Many pet owners are curious about what is involved when their pet is
placed under anesthesia.
At The Pet Care Clinic, your pet’s safety and comfort are our top priority
so you can be sure that your pet will receive only the best and safest
anesthetic and surgical care.
Our procedures include the following:
Experienced Monitoring Support—our trained technician uses
state-of-the-art anesthetic monitors to continuously monitor
IV Catheter Placement—fluids are given during surgery to maintain blood pressure and to help your pet recover quickly from the
Pain Medication—is administered prior to and after surgery to
ensure your pet’s comfort. Your pet will also be sent home with
Pre-Anesthetic Blood Work—ensures your pet is healthy enough to undergo a surgical procedure and that its internal organs can safely process the anesthesia.
Laser Therapy —following each and every surgery, we perform laser therapy. This enables the surgical site to heal a lot faster and
Heat Therapy—every surgical patient's body temperature is
monitored and placed on a circulating water heating pad.
This specific type of pad prevents any chance of thermal burns and
keeps the patient at an optimal body temperature.
Even in recovery, the patient is kept warm with heating pads.
The Pet Care Clinic provides surgical services for dogs and cats.
We offer a clean and well-equipped facility and experienced team
to provide your pet with high quality surgical care in a stress-free and relaxing environment.
All of our procedures include a thorough pre-surgical physical
examination, surgical monitoring and lots of care and attention
throughout the procedure.
In addition to spaying and neutering, we also offer the following
soft tissue surgeries:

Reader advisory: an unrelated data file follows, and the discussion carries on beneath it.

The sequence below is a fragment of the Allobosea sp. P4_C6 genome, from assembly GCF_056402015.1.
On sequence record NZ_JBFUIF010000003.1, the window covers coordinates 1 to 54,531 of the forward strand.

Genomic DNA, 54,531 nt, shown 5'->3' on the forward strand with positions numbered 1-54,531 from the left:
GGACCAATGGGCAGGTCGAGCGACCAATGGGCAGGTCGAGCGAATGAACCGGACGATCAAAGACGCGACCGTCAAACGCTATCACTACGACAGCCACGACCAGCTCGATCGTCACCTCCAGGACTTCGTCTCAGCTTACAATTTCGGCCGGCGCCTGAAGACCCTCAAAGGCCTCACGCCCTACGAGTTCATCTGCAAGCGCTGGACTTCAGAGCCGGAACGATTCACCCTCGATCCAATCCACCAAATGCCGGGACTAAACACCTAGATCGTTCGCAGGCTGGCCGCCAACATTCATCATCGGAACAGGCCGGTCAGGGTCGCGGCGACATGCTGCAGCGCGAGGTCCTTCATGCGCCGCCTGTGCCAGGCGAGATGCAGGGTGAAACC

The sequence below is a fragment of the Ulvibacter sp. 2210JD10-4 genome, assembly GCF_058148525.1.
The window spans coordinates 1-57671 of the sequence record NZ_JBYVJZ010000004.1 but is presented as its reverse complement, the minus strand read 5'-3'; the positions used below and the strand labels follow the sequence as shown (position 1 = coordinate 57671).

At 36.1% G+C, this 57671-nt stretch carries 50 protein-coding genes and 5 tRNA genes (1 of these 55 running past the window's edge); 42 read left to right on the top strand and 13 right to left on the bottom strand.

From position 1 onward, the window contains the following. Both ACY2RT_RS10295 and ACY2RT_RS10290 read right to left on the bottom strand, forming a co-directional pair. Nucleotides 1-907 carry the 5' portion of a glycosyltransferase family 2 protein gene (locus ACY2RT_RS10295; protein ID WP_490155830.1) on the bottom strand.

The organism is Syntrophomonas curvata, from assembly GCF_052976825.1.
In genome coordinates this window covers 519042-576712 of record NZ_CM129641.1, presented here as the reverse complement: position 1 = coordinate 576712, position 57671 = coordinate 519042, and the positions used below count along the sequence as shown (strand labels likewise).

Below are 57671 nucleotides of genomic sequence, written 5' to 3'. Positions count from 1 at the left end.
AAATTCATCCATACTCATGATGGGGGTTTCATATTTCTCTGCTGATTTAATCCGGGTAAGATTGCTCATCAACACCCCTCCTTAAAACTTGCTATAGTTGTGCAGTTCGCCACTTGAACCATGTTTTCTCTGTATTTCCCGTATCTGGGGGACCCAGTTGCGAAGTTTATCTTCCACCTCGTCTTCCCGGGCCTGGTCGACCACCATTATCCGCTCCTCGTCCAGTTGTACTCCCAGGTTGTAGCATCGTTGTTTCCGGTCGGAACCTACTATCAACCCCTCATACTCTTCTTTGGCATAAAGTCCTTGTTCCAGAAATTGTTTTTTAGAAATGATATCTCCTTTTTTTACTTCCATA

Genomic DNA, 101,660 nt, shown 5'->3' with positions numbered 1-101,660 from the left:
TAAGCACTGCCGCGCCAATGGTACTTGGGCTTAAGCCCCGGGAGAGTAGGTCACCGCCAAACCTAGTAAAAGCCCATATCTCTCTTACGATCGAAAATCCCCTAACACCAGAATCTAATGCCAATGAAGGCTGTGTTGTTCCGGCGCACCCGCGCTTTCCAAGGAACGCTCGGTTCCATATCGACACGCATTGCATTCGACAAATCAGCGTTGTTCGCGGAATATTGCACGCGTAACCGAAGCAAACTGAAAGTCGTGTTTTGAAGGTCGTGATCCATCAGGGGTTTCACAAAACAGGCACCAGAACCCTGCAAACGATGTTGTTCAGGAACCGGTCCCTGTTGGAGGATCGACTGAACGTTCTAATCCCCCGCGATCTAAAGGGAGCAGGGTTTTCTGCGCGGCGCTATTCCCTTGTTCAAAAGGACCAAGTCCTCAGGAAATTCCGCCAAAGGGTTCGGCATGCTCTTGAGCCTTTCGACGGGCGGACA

This involves removing the ovaries and uterus to prevent reproduction.
This is a major procedure that involves general anesthesia and a
proper pain management plan.
We recommend spaying for all females at age 6 months.
This surgery removes the testicles to prevent reproduction. Neutering requires general anesthesia but is less invasive than spaying. We recommend neutering for all male pets between 4 and 6 months of age.
Declawing involves the removal of the nail and last bone in each toe.
This should only be done if your cat cannot be trained to use a
scratching post and will remain indoors. Declawing involves a general anesthesia, and both pre-operative and post-operative pain control is a priority for this procedure. Patients generally stay at the hospital
overnight to ensure there is no bleeding. Bandages are applied and removed before the patient goes home.
If your dog is born with extra toes on the rear feet, we may recommend their removal so they do not get caught on objects or become infected.
This is a type of soft tissue surgery that involves the removal of growths
for medical or cosmetic reasons. Growths can be non-cancerous (benign)
or cancerous (malignant) and should be sent to a pathologist to
determine a treatment plan post-surgery.
We offer many more types of surgeries, such as cystotomies,
gastropexies, GI blockages, lacerations, etc.